U.S. Department of Justice - CyberCrime.gov Archived

U.S. v. Pattanayek (E.D. Va.) (Operation Buccaneer)

July 2, 2002

U.S. Department of
United States Attorney
Eastern District of Virginia
Paul J. McNultey
2100 Jamieson Avenue
Alexandria, VA
Phone: (703) 299-3700
Fax:( 703) 299-3981
Press Contacts:Ê Sam Dibbley

Member of “DrinkOrDie” Warez Group Sentenced to 41 Months

United States Attorney Paul J. McNulty announced today that Sabuj Pattanayek, age 21, of Nashville, Tennessee, was sentenced to 41 months in federal prison by the Honorable T.S. Ellis III, United States District Judge, for conspiring to violate the criminal copyright laws as a member of one of the oldest and largest international software piracy rings on the Internet. Sabuj Pattanayek, a student at Duke University, known by his screen nickname “buj,” was a council member, and a highly skilled “cracker” for the online software piracy group known as DrinkOrDie. DrinkOrDie was a well-organized, security-conscious, Internet software piracy group that specialized in acquiring new software, “cracking” it (i.e., stripping or circumventing its copyright protections), and releasing the software over the Internet. DrinkOrDie consisted of approximately 65 group members from more than 12 countries, including the United Kingdom, Australia, Sweden, Norway, and Finland. Sabuj Pattanayek participated in virtually every aspect of the group’s “release” work. “This sentence should serve as a wake-up call to every young person who is tempted to squander the privilege of education and a promising future on the short-term notoriety of crime,” said U.S. Attorney Paul McNulty. DrinkOrDie’s organizational structure classified group members in four categories in order of importance and responsibility: Leader or co-leader, Council, Staff, and general membership. Council and Staff members generally were the most active in the group’s “release” work -- the process by which the group distributed software over the Internet in violation of the copyright laws. Members designated as “suppliers” provided new software to the group often days or weeks before the software was commercially available. Once software was supplied, highly skilled “crackers” would permanently defeat its copyright protections, thereby allowing the software to be illegally reproduced, distributed and used by anyone obtaining a copy. The “cracked” version would then be tested, packed, and rapidly distributed over the Internet to an ever-expanding web of illegal Internet sites worldwide. “Cracked” software released by DrinkOrDie has been found on pay-for-access websites in the U.S. and abroad, including China. Pattanayek is among more than 40 individuals worldwide targeted by Operation Buccaneer, a 14-month undercover investigation by the U.S. Customs Service that represents the largest international copyright piracy investigation to date by law enforcement. In addition to dismantling DrinkOrDie, Operation Buccaneer also netted members from a broad cross-section of leading online piracy groups. To date in the Eastern District of Virginia, 12 defendants have pled guilty, six have been sentenced. Six defendants have been formally charged in the United Kingdom as a result of Operation Buccaneer. More prosecutions are expected in the U.S. and abroad, including Australia, Finland, Sweden, and Norway.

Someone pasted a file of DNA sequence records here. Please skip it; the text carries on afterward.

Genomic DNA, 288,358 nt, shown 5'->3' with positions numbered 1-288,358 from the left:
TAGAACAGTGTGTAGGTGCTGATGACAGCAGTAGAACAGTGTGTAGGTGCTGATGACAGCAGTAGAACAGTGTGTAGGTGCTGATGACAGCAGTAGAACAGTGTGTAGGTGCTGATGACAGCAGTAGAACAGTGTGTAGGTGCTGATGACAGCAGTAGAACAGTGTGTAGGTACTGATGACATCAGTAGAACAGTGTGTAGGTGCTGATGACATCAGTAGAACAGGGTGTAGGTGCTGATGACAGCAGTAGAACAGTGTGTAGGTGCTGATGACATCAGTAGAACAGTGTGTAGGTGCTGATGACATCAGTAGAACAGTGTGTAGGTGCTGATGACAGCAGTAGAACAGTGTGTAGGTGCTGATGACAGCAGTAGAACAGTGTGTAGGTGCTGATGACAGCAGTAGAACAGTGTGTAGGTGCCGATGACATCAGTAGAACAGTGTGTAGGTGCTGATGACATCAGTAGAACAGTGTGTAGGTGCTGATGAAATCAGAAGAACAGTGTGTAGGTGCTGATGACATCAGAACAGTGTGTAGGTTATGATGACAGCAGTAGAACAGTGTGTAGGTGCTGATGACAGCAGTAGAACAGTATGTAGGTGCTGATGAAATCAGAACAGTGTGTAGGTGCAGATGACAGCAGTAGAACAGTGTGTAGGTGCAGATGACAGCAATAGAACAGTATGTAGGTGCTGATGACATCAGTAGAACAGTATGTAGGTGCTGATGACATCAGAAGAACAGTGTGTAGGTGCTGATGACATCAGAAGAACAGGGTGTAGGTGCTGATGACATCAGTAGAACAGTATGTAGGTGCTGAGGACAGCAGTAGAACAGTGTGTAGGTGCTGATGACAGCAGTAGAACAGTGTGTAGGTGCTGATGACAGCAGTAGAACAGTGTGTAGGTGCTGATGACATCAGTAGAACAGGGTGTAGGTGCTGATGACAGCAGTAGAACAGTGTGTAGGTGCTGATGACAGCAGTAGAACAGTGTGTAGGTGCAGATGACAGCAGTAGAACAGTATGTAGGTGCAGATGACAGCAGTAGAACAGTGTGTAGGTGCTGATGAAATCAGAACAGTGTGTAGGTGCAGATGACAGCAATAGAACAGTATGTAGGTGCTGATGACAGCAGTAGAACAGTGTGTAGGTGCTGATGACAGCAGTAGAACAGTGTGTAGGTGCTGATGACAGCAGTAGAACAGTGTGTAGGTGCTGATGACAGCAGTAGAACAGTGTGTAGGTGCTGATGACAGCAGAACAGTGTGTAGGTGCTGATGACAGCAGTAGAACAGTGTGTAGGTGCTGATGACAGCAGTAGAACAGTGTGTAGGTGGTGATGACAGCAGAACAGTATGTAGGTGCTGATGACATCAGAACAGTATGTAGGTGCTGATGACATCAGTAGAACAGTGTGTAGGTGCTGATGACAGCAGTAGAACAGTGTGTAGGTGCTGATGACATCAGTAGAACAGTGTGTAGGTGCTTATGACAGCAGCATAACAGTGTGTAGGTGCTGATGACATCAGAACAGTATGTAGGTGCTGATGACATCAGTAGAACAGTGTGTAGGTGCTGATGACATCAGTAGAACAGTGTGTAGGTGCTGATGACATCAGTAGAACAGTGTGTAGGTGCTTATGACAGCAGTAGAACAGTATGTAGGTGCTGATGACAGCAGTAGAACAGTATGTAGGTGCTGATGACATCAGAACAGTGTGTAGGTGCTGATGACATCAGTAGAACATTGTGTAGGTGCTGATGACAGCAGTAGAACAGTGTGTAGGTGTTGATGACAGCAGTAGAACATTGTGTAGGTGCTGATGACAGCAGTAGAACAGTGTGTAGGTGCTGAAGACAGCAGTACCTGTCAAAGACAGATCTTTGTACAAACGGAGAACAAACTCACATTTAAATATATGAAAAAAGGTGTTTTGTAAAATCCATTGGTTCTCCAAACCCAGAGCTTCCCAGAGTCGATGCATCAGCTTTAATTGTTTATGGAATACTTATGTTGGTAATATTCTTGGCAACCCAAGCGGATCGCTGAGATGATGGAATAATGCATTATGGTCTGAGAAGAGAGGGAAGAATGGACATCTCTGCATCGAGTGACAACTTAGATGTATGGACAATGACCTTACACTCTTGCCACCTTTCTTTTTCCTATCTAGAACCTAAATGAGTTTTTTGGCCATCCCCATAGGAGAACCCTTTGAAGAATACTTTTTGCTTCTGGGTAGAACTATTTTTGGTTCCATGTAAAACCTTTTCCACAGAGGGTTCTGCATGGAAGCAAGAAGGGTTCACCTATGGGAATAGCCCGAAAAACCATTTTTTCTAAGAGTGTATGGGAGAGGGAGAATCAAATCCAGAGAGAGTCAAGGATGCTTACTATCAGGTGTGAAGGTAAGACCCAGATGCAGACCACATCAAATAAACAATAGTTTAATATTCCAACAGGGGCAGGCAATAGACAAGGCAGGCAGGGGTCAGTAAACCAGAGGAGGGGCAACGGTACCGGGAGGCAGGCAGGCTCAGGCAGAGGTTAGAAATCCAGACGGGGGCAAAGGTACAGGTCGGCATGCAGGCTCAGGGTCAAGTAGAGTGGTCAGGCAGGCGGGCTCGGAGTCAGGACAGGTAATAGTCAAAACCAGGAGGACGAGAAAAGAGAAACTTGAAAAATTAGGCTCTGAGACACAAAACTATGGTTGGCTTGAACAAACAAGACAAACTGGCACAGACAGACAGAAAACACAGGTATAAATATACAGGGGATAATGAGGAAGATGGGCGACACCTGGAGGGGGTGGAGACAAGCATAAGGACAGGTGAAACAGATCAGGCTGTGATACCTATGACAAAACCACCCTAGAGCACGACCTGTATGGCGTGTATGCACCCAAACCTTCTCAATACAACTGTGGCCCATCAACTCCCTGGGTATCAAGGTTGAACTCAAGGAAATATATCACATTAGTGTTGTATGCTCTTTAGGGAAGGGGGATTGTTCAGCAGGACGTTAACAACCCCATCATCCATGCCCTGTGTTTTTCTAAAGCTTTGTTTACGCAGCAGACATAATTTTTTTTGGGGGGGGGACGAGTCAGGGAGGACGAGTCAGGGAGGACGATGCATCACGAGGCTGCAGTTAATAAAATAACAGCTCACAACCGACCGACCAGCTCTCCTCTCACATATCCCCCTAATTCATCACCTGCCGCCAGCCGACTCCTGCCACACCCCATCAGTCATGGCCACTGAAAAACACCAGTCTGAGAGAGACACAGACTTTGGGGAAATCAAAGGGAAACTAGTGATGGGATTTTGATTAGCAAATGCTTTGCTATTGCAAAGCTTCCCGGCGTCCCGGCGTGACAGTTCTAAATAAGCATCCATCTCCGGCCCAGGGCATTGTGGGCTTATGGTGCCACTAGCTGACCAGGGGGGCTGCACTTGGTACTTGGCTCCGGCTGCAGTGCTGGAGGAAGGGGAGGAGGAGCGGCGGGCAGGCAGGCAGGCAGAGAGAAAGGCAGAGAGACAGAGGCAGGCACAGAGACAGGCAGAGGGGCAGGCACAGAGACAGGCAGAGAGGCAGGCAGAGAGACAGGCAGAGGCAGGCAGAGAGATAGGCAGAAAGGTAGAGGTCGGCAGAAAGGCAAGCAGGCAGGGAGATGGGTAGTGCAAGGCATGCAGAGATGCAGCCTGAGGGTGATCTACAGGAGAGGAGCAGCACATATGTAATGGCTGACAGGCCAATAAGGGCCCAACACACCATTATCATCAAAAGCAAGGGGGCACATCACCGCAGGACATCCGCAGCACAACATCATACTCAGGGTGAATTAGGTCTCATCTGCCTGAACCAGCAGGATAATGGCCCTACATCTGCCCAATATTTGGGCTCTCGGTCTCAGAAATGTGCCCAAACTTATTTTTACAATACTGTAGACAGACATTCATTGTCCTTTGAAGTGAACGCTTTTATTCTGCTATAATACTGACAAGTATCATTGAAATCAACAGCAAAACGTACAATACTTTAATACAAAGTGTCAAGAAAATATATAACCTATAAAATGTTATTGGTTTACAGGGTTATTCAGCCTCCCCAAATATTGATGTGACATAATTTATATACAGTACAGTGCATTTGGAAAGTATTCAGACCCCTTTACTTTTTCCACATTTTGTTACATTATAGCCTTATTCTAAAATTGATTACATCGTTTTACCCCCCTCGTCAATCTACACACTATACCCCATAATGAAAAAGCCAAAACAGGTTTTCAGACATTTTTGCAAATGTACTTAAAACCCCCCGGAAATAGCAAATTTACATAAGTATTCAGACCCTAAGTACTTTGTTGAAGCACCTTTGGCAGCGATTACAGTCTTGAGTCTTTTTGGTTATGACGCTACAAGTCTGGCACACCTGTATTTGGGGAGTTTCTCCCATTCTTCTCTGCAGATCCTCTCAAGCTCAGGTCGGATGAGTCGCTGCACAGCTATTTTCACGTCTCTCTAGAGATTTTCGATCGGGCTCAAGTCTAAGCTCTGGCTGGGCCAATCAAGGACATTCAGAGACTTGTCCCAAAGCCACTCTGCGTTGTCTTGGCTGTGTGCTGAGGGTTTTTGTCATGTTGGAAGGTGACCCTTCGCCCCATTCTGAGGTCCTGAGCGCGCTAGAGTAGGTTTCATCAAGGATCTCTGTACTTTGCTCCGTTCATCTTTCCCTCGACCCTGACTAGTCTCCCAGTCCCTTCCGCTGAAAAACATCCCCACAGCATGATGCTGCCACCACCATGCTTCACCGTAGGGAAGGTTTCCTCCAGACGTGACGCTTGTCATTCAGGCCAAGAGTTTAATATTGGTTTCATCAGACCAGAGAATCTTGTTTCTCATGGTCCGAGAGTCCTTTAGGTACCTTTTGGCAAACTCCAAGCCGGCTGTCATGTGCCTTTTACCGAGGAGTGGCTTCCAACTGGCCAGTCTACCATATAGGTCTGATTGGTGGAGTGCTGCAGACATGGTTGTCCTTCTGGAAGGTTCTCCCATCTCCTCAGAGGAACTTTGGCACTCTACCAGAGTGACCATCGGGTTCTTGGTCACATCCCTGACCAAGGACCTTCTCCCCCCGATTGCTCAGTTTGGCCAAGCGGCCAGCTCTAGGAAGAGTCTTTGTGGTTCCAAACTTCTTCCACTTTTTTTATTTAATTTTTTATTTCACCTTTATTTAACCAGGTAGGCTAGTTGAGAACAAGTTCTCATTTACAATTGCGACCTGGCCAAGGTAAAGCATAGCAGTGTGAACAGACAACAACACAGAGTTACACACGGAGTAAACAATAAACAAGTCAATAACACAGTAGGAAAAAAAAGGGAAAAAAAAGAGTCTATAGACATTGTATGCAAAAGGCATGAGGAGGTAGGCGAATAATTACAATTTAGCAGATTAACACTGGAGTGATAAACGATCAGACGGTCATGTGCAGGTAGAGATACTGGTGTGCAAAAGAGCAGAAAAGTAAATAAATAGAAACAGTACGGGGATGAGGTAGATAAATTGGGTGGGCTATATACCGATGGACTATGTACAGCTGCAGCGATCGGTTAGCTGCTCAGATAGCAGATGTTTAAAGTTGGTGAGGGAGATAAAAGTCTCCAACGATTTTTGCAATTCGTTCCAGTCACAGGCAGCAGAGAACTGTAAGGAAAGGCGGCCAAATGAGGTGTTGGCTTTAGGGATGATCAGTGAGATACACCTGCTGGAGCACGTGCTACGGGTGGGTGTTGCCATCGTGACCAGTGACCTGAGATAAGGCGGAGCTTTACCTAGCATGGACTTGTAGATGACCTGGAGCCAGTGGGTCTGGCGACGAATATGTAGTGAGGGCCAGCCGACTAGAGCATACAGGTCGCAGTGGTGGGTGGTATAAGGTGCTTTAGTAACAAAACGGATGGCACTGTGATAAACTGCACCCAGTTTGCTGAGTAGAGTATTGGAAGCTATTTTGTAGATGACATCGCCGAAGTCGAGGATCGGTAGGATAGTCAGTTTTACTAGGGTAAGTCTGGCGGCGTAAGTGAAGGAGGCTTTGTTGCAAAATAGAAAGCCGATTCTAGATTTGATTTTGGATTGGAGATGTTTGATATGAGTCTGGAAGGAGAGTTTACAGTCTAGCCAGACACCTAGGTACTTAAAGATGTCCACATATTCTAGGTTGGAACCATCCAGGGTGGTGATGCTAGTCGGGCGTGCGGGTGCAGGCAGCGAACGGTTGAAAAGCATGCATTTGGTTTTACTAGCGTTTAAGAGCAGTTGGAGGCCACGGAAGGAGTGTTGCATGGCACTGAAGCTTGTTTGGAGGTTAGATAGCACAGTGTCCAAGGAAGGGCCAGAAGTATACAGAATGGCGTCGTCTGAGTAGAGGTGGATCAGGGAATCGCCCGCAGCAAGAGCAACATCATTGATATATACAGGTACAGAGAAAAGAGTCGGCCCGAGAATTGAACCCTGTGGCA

Prosecuting these cases for the United States are Assistant U.S. Attorney Robert Wiechering; Michael DuBose, Senior Counsel, and Michael O’Leary, Trial Attorney, of the Computer Crime and Intellectual Property Section, Department of Justice. The investigation was conducted by the U.S. Customs Service, including the Customs CyberSmuggling Center in Fairfax, VA, and the Washington RAIC Office in Fairfax, VA. Assistance was provided by several intellectual property trade associations, including but not limited to the Interactive Digital Software Alliance (IDSA) and the Business Software Alliance (BSA).  


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